“The only thing I’ve heard consistently is, “it’s not me/us.” Someone called me yesterday, said they’re vaccinating here from Tuesday... Got my hopes up and everything. Then he called me back half an hour later and said, “Sorry, we have no vaccines, it definitely won’t be Tuesday. No idea when they’re arriving, I’ll call you when we hear.”
Children aged 5 to 11 who are eligible for vaccination in the UK are a sub-set of the Clinically Extremely Vulnerable children, who are defined by the JCVI as being the most at risk – there are many CEV and otherwise Clinically Vulnerable children who are not included in the recommendation, and are expected to run the gauntlet of infection in schools on a daily basis, without the benefit of vaccine protection or the opportunity to shield with home learning support.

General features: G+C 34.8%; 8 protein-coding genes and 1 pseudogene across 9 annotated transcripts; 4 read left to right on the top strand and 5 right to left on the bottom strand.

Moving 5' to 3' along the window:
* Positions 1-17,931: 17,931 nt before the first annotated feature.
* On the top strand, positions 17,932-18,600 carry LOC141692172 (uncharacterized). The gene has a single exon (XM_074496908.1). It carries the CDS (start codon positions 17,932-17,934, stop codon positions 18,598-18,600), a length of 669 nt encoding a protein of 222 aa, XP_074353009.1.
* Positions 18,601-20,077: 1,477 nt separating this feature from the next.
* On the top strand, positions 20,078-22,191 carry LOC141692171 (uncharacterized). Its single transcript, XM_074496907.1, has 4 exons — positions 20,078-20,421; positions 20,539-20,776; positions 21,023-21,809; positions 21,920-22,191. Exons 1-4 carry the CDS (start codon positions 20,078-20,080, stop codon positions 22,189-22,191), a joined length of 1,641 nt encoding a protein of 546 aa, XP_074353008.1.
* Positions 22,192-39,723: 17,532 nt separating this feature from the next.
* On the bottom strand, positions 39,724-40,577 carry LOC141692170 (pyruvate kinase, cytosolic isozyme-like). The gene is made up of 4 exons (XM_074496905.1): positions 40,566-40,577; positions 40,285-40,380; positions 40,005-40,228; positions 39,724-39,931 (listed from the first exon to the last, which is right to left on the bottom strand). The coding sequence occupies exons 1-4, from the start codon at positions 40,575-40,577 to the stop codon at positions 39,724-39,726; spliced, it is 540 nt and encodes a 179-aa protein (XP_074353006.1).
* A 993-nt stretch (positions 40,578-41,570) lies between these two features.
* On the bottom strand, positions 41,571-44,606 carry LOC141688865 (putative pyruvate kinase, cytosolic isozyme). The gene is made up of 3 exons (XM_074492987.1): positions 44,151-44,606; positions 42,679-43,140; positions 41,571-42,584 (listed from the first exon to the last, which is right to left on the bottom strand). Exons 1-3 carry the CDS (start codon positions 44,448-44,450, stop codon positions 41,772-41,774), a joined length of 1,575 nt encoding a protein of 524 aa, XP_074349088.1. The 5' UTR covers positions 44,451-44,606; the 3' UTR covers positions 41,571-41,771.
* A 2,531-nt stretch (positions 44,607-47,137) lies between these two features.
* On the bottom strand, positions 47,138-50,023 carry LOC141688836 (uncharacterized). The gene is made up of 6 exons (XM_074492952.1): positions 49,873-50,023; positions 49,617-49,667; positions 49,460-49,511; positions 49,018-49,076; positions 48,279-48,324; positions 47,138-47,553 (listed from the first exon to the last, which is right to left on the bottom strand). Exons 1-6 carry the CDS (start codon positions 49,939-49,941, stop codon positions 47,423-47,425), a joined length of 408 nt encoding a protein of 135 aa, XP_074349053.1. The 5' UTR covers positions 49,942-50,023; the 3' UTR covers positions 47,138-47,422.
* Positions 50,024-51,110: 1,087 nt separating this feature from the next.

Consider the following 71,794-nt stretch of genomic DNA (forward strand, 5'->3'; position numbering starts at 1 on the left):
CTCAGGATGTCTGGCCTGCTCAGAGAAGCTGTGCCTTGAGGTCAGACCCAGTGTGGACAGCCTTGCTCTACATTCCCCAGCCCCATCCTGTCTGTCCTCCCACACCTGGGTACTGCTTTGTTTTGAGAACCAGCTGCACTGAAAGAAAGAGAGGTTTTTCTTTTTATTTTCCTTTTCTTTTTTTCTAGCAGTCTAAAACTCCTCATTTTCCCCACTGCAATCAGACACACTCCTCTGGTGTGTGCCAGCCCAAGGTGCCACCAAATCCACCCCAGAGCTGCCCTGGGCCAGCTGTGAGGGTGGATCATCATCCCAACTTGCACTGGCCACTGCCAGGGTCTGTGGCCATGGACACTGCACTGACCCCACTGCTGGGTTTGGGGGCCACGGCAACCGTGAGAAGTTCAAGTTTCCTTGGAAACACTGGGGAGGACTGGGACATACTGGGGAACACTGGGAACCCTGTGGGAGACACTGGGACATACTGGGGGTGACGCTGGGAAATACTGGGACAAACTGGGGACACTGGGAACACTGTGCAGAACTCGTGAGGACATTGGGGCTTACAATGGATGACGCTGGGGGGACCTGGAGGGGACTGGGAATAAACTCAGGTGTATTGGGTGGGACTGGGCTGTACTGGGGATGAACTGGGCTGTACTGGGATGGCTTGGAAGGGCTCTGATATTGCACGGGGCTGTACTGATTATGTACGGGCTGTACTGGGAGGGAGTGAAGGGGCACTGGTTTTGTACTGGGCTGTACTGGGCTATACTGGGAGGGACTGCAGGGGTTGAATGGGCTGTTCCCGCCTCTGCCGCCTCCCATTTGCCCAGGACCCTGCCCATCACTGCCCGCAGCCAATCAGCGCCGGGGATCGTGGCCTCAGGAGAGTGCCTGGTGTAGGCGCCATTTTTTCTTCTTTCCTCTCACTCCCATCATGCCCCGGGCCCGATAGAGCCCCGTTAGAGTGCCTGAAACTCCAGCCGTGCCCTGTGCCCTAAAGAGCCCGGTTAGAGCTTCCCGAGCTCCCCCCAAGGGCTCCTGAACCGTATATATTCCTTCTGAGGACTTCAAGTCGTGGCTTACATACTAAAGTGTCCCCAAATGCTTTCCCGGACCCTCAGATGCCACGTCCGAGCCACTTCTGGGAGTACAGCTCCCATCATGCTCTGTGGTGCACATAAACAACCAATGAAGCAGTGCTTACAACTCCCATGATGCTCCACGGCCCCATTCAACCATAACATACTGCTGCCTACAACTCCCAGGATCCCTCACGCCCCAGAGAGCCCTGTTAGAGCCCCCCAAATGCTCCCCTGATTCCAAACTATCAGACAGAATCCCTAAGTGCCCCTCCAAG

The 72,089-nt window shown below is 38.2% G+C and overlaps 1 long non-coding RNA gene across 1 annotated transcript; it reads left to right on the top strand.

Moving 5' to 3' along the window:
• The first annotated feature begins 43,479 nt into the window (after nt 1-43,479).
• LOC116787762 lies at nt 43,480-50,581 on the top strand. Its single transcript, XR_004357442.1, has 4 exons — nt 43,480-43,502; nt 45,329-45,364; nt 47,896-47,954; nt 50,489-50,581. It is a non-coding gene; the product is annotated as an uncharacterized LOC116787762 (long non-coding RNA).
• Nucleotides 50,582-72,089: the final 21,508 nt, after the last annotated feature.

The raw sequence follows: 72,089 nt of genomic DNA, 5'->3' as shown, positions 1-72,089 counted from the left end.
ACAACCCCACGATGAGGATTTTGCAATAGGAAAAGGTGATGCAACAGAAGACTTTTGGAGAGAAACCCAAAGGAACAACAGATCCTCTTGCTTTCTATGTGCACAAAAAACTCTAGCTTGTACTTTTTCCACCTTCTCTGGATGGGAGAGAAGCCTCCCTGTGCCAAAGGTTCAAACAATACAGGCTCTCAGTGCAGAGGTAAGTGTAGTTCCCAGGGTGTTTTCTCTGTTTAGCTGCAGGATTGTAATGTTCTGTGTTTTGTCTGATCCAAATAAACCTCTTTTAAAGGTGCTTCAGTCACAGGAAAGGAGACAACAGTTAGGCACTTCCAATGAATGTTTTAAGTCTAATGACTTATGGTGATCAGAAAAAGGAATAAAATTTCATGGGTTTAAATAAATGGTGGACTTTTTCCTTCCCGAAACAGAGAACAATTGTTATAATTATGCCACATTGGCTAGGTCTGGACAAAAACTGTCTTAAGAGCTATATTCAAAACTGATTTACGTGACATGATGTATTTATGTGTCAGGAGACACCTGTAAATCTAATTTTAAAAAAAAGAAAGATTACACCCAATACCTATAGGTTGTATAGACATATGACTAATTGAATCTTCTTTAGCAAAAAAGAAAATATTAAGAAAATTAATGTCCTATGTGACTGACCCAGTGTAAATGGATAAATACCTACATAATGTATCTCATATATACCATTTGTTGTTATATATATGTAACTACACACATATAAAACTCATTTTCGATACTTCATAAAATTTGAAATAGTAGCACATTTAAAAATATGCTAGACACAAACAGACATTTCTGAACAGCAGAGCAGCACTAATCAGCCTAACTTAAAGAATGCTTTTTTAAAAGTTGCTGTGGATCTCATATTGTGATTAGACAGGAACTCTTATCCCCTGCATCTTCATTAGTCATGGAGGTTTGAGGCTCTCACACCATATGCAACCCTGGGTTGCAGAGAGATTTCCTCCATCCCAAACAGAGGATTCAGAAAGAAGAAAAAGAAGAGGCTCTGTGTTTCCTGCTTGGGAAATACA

A plus point within the recommendations, however, is the inclusion of children whose sibling does qualify as a result of their medical status. Also included are children who live with someone who is immunosuppressed, and thereby both vulnerable to the effects of Covid-19 and unable to gain protection directly from vaccination. We consider this as a grudging acceptance of our long-standing assertion that families in this position need additional protection, not least because the death of a parent or sibling has a devastating impact on any child, especially if they brought home the cause of their loved ones death.
However, recognition of the risk that Covid poses to families whose child now qualifies for vaccination does not appear to have reached the Department for Education – even if it is the child themselves who is vulnerable. Following the Secretary of State for Education declaring an attendance crackdown, parents in our group have begun to report that schools that were previously supportive and authorising absence until vaccination was available for the child are now withdrawing that support, with immediate effect.